“Tom’s contribution to community understanding of AIDS is incomparable. We have lost a unique and inspirational figure – a man who was loved and respected by everyone who worked with him,” says Warren Lindberg, Director of the New Zealand AIDS Foundation (now Burnett Foundation Aotearoa).
Tom was one of the first people in New Zealand to publicly acknowledge his HIV status and a powerful advocate for people living with HIV and living with AIDS.
Tom was a founder member of the National People Living With AIDS Union and Collective Thinking, a publication for people living with, or affected by, HIV/AIDS. He was a trustee of the New Zealand AIDS Foundation until 1991 and had many links with other community organisations throughout New Zealand, including new Zealand Prostitutes Collective and organisations working with injecting drug users.
Tom was a popular and powerful educator in the wider community too, through his work in prisons, in the north where his family live, with the media and at public events like last May’s Wellington Beacons of Hope ceremony.
Then, Tom spoke of “the enormous relief” he felt when he first publicly acknowledged he was HIV positive and the need for people to speak out about HIV and its effects, particularly within our gay community.
“Let us no longer be burdened by dishonesty.” he said. “Let us be the best educators in the field of HIV/AIDS because only we can personalise this virus. The prejudice and stigma still exist because of the nature of HIV being a sexually transmitted disease. But disclosure can lead to enormous personalised reward, and the benefits to the community of increasing our visibility and stopping the spread of this virus are huge.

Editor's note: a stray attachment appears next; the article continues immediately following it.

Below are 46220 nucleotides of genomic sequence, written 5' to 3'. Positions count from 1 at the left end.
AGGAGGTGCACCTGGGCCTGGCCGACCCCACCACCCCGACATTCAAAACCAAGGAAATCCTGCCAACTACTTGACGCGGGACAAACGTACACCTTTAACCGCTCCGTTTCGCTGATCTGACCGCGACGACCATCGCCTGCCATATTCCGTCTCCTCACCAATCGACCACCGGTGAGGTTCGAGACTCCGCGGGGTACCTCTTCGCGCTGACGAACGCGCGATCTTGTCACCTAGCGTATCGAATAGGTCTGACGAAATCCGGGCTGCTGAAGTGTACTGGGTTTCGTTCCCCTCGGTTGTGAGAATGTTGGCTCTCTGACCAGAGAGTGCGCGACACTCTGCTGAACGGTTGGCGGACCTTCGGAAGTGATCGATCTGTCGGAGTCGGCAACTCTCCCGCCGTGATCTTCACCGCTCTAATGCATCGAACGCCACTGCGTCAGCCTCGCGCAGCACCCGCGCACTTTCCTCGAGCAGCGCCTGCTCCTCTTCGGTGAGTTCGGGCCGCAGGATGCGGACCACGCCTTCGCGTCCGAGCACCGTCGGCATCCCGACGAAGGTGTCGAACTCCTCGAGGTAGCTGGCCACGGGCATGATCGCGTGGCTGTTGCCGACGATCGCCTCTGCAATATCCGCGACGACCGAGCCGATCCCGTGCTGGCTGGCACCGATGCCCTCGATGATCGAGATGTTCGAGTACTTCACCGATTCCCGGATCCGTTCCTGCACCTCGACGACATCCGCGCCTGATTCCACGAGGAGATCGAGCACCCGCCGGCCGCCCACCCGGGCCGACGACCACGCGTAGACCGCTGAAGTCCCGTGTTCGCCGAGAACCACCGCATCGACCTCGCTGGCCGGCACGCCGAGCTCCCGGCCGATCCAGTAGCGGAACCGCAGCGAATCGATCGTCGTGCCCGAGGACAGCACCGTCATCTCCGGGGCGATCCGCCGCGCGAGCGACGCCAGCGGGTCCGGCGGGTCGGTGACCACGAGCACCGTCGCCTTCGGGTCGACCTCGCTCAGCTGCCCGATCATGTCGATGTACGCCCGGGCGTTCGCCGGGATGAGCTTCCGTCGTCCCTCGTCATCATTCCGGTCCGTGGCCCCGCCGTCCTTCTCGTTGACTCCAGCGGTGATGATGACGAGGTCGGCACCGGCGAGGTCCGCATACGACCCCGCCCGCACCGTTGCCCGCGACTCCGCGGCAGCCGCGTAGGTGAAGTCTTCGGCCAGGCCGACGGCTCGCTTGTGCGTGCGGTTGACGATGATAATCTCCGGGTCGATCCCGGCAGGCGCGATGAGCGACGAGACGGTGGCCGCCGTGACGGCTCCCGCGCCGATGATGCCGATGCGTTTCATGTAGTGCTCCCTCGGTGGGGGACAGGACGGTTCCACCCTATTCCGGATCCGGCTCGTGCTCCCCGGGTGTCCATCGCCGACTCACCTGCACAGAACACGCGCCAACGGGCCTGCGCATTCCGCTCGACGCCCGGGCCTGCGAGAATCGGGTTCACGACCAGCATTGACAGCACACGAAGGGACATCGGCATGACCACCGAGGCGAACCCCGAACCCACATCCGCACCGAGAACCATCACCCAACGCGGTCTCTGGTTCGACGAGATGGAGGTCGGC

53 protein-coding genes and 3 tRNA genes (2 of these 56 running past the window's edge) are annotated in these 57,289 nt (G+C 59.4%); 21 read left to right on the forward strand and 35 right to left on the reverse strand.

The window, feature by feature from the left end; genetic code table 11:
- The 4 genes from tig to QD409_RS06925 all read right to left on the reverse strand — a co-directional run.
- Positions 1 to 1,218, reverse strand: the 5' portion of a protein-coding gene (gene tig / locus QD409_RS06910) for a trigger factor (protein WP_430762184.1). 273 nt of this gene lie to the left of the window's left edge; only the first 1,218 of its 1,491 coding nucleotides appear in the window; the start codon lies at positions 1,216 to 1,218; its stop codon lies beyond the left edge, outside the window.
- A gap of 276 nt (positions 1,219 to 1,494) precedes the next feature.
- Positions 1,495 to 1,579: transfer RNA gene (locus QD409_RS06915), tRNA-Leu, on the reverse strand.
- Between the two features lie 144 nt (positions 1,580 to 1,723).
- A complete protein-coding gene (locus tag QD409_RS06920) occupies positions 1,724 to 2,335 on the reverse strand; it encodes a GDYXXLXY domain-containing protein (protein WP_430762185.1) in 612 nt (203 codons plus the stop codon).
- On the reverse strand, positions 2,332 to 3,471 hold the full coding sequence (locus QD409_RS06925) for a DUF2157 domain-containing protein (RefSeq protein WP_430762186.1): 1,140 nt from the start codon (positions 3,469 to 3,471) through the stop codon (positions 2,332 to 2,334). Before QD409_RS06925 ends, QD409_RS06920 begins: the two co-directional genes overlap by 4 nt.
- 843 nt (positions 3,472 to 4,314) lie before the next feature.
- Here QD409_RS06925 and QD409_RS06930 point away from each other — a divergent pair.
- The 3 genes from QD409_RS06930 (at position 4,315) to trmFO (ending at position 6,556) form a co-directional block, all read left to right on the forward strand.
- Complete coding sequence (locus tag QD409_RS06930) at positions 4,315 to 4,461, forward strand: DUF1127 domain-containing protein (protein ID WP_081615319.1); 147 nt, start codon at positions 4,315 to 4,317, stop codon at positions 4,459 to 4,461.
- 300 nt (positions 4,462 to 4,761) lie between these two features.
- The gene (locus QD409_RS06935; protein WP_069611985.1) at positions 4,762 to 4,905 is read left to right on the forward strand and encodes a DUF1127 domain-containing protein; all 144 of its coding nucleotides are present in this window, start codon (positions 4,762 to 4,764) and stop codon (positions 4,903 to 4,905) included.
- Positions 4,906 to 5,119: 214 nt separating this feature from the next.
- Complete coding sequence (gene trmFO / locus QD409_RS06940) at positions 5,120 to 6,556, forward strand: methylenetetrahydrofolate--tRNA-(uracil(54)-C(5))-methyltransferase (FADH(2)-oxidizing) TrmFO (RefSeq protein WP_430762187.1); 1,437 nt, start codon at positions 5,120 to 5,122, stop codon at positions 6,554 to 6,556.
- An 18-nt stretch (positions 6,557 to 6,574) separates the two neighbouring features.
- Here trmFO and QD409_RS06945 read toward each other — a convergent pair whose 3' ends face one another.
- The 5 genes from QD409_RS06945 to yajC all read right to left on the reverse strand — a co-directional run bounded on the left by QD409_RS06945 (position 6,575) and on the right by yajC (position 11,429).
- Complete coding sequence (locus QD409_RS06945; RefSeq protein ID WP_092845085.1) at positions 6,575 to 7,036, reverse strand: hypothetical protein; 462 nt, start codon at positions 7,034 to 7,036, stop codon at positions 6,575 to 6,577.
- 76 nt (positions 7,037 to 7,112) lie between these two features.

Warren Lindberg: “Everyone in the New Zealand AIDS Foundation mourns his loss. We extend our heartfelt sympathies to those who knew Tom, particularly his partner Ken. Tom’s courage when faced with AID, and his immense contribution to creating a more supportive environment for those living with HIV/AIDS and those at risk, is nothing short of inspirational.”
The Prostitutes Collective and the Injecting Drug community in Wellington published this in their joint periodical:
Tom was a crusader for the rights of people living with HIV and AIDS, injecting drug users and sex workers.
In the five years he spent with us, he taught us many things. He was one of the few people who was able to put a face to AIDS. He accessed all kinds of people at all levels. His opening line would be, “Hi, I’m Tom, and I’ve got AIDS.” Incredibly the doors would open.
He provided advice for Government Ministers (developing a special rapport with the Hon. Katherine O’Regan). Government departments were often visited by Tom. The Lifestyle Changes Programme for prison inmates and Officers was started by Tom and he worked closely with Justice employees.
He also taught us all in the way he lived and his interaction with all sorts of different people. Tommy showed us that living with the HIV virus was just that . . . living. He dispelled any misconceptions/myths that people might have had about the virus and those living with HIV/AIDS.
Besides Tom the Campaigner, we will always remember the cheeky/naught Tommy and his personal insights with everyone he met. Hi little giggles and the way his eyes would twinkle when he would say, “I hope you don’t mind but . . . ”
Because of who Tom was and what he meant to us, Tom will remain a part of us for a very long time.
In March 2014, Simon, from Adelaide, Australia, wrote: